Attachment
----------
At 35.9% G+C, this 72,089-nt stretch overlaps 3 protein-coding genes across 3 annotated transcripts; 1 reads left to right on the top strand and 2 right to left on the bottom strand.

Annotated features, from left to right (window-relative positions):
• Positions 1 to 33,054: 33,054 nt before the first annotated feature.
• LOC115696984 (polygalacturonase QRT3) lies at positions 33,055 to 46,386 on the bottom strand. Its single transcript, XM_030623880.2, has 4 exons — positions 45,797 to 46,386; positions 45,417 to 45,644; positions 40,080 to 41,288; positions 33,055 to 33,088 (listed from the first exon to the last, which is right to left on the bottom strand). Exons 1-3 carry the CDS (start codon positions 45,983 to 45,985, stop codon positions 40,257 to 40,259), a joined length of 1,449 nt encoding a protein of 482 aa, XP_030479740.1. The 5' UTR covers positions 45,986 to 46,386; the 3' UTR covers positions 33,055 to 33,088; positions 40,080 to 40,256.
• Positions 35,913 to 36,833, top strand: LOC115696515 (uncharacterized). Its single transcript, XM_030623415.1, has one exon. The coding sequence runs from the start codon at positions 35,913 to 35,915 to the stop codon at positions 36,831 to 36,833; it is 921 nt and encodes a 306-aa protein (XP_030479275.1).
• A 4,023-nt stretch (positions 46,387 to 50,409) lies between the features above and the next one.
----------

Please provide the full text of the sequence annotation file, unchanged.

At 35.9% G+C, this 72,089-nt stretch overlaps 3 protein-coding genes across 3 annotated transcripts; 1 reads left to right on the top strand and 2 right to left on the bottom strand.

Annotated features, from left to right (window-relative positions):
• Positions 1 to 33,054: 33,054 nt before the first annotated feature.
• LOC115696984 (polygalacturonase QRT3) lies at positions 33,055 to 46,386 on the bottom strand. Its single transcript, XM_030623880.2, has 4 exons — positions 45,797 to 46,386; positions 45,417 to 45,644; positions 40,080 to 41,288; positions 33,055 to 33,088 (listed from the first exon to the last, which is right to left on the bottom strand). Exons 1-3 carry the CDS (start codon positions 45,983 to 45,985, stop codon positions 40,257 to 40,259), a joined length of 1,449 nt encoding a protein of 482 aa, XP_030479740.1. The 5' UTR covers positions 45,986 to 46,386; the 3' UTR covers positions 33,055 to 33,088; positions 40,080 to 40,256.
• Positions 35,913 to 36,833, top strand: LOC115696515 (uncharacterized). Its single transcript, XM_030623415.1, has one exon. The coding sequence runs from the start codon at positions 35,913 to 35,915 to the stop codon at positions 36,831 to 36,833; it is 921 nt and encodes a 306-aa protein (XP_030479275.1).
• A 4,023-nt stretch (positions 46,387 to 50,409) lies between the features above and the next one.